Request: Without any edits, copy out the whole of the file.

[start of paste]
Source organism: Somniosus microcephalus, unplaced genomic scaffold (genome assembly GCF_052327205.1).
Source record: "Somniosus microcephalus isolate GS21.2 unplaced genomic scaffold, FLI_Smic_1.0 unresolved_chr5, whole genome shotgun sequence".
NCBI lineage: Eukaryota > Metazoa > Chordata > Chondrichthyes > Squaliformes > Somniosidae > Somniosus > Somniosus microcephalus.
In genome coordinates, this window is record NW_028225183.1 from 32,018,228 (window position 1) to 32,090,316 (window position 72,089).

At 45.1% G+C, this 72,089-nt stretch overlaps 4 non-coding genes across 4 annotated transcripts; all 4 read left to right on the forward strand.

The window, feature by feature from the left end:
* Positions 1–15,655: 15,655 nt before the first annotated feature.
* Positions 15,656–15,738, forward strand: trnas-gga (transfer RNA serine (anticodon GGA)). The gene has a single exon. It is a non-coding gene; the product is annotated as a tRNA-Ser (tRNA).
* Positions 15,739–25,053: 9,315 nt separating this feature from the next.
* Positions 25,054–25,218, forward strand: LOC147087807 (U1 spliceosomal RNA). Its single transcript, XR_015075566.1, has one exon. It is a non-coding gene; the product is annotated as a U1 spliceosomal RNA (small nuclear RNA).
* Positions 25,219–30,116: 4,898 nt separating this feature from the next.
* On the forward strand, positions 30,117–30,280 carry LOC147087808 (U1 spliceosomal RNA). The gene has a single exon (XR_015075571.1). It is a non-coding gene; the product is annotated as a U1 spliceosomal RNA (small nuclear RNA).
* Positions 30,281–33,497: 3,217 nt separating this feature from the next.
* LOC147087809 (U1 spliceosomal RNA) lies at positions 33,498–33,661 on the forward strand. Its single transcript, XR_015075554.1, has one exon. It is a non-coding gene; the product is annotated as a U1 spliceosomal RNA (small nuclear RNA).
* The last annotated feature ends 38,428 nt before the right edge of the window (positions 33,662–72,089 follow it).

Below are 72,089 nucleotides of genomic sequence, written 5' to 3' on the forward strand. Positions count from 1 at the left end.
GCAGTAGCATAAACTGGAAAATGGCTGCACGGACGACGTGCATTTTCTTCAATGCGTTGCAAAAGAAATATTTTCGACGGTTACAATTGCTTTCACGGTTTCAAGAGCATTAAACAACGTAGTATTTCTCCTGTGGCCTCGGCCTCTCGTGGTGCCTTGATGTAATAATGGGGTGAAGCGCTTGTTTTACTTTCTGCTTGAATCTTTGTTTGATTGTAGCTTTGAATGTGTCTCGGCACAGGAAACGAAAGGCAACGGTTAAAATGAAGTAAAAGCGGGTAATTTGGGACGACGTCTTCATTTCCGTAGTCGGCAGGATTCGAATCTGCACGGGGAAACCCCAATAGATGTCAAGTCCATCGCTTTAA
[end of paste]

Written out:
Source organism: Somniosus microcephalus, unplaced genomic scaffold (genome assembly GCF_052327205.1).
Source record: "Somniosus microcephalus isolate GS21.2 unplaced genomic scaffold, FLI_Smic_1.0 unresolved_chr5, whole genome shotgun sequence".
NCBI lineage: Eukaryota > Metazoa > Chordata > Chondrichthyes > Squaliformes > Somniosidae > Somniosus > Somniosus microcephalus.
In genome coordinates, this window is record NW_028225183.1 from 32,018,228 (window position 1) to 32,090,316 (window position 72,089).

At 45.1% G+C, this 72,089-nt stretch overlaps 4 non-coding genes across 4 annotated transcripts; all 4 read left to right on the forward strand.

The window, feature by feature from the left end:
* Positions 1–15,655: 15,655 nt before the first annotated feature.
* Positions 15,656–15,738, forward strand: trnas-gga (transfer RNA serine (anticodon GGA)). The gene has a single exon. It is a non-coding gene; the product is annotated as a tRNA-Ser (tRNA).
* Positions 15,739–25,053: 9,315 nt separating this feature from the next.
* Positions 25,054–25,218, forward strand: LOC147087807 (U1 spliceosomal RNA). Its single transcript, XR_015075566.1, has one exon. It is a non-coding gene; the product is annotated as a U1 spliceosomal RNA (small nuclear RNA).
* Positions 25,219–30,116: 4,898 nt separating this feature from the next.
* On the forward strand, positions 30,117–30,280 carry LOC147087808 (U1 spliceosomal RNA). The gene has a single exon (XR_015075571.1). It is a non-coding gene; the product is annotated as a U1 spliceosomal RNA (small nuclear RNA).
* Positions 30,281–33,497: 3,217 nt separating this feature from the next.
* LOC147087809 (U1 spliceosomal RNA) lies at positions 33,498–33,661 on the forward strand. Its single transcript, XR_015075554.1, has one exon. It is a non-coding gene; the product is annotated as a U1 spliceosomal RNA (small nuclear RNA).
* The last annotated feature ends 38,428 nt before the right edge of the window (positions 33,662–72,089 follow it).

Below are 72,089 nucleotides of genomic sequence, written 5' to 3' on the forward strand. Positions count from 1 at the left end.
GCAGTAGCATAAACTGGAAAATGGCTGCACGGACGACGTGCATTTTCTTCAATGCGTTGCAAAAGAAATATTTTCGACGGTTACAATTGCTTTCACGGTTTCAAGAGCATTAAACAACGTAGTATTTCTCCTGTGGCCTCGGCCTCTCGTGGTGCCTTGATGTAATAATGGGGTGAAGCGCTTGTTTTACTTTCTGCTTGAATCTTTGTTTGATTGTAGCTTTGAATGTGTCTCGGCACAGGAAACGAAAGGCAACGGTTAAAATGAAGTAAAAGCGGGTAATTTGGGACGACGTCTTCATTTCCGTAGTCGGCAGGATTCGAATCTGCACGGGGAAACCCCAATAGATGTCAAGTCCATCGCTTTAA